The authorisation of VHI Insurance DAC and Vhi Healthcare Ltd by the Central Bank of Ireland on 22 June 2015 marked the first time the Central Bank had oversight of all the participants in the Health Insurance market.

As per the Health Insurance Authority’s February 2016 newsletter there were over 2.1 million people insured with inpatient health insurance policies as at 31/12/2015.

About the thematic inspection

As health insurance is the most widely held insurance product in Ireland, the Central Bank wanted to get a better understanding/deeper knowledge of this market following the authorisation of VHI Insurance DAC and VHI Healthcare Ltd. 

The Central Bank is committed to ensuring that all consumers are treated fairly when initially purchasing a health insurance policy and throughout the annual renewal process.  The thematic inspection focused on how providers are engaging with and/or advising their consumers during the annual renewal process, in the context of the important protections provided by the Consumer Protection Code.

As outlined in the Consumer Protection Outlook Report 2015, the Central Bank expects all providers to demonstrate that their products are suitable for meeting the needs of their consumers. The Central Bank made it clear that achieving compliance with the Consumer Protection Code is the minimum standard required by the Central Bank and that providers need to go beyond these minimum legal requirements and move to delivering meaningful outcomes for consumers.

The themed inspection consisted of a desk-based review of the four providers’ renewal documentation and associated processes and procedures.  Onsite inspections were also undertaken at the four providers which included a walkthrough of their sales and renewals processes as well as listening to live and recorded telephone calls between the providers and their consumers.  Where the thematic inspection has identified issues, the Central Bank is directly engaging with the relevant providers to ensure that these issues are rectified without delay.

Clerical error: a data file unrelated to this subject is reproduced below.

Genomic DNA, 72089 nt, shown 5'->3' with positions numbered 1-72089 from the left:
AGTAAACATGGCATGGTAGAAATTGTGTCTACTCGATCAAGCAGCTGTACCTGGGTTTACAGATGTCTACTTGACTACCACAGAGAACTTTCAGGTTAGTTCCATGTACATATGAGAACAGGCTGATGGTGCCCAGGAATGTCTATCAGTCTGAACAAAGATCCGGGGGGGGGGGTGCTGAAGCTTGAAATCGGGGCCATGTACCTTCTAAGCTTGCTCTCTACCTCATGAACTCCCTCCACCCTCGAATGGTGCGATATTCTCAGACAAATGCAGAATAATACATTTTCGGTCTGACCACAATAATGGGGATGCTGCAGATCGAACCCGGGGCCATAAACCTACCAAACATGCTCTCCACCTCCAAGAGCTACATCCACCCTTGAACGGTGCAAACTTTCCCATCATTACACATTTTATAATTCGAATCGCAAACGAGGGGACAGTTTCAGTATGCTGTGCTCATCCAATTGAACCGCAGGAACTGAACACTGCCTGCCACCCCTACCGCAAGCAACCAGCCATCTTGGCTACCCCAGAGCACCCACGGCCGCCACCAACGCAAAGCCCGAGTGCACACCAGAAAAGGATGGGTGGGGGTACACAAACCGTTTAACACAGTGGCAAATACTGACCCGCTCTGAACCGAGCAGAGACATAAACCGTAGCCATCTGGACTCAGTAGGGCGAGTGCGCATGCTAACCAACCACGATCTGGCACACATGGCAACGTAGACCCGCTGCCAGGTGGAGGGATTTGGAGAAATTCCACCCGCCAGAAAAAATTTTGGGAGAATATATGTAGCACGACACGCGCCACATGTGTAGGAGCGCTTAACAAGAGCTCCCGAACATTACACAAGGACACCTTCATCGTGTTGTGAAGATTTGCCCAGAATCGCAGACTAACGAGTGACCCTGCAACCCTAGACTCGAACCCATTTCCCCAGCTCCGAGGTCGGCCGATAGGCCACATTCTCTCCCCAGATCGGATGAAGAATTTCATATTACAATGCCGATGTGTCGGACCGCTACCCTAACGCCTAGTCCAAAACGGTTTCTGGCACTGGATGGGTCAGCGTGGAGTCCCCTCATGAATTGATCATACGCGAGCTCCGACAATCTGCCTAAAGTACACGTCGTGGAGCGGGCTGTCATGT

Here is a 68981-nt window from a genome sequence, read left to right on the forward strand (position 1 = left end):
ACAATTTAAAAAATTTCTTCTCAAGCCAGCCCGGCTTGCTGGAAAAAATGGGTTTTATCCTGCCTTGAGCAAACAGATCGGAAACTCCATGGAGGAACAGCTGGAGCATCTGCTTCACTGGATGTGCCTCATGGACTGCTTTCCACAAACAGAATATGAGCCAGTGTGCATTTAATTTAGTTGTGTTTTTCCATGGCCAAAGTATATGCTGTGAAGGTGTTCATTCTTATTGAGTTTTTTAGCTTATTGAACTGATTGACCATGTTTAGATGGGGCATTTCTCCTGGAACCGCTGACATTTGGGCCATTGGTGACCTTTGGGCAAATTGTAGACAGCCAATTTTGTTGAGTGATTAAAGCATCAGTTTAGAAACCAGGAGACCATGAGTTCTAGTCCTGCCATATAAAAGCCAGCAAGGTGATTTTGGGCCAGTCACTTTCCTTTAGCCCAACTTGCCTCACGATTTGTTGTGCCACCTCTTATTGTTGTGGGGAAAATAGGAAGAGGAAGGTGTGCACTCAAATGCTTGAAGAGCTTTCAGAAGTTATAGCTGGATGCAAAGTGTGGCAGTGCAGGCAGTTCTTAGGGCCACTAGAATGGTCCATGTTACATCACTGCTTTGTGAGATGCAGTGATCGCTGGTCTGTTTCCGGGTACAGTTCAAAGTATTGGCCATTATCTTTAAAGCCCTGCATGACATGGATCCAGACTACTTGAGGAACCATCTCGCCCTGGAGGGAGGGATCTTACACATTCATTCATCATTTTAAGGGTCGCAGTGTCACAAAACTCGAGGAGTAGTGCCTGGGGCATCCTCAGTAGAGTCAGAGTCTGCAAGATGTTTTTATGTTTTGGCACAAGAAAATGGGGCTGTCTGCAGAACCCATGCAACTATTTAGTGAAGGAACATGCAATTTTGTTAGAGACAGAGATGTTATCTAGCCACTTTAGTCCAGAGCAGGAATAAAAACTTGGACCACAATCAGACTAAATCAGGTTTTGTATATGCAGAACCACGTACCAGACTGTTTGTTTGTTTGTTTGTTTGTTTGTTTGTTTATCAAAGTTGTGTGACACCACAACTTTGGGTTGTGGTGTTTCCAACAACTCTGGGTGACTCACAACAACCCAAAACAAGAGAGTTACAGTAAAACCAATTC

About the Central Bank’s consumer research

The Central Bank carries out ongoing monitoring of market developments and conducts consumer research to inform its work. To support and inform its work on this themed inspection, the Central Bank commissioned Ipsos MRBI to undertake research of consumers renewing their health insurance policies and to assess consumers’ decision making when renewing their health insurance.

The research used a nationally representative sample of 1,003 respondents who were surveyed face-to-face in November and December 2015, on key related issues including: information provided, engagement, shopping around, switching, perceived barriers to shopping around/switching, decision making, understanding purchases/product coverage and trust in providers.

The findings from the research were:

  • Over half of consumers said they found it difficult to choose between health insurance products or find comparable information about products.
  • 73% said they never considered making changes to their policy or provider.
  • 85% reported renewing the same policy with the same provider at last renewal and a further 10% renewed a different policy, but within the same provider.
  • Only one quarter of consumers said they made contact with their provider or broker in advance of the renewal date.
  • 84% said they completely or partially agreed that their provider did its best to understand their needs.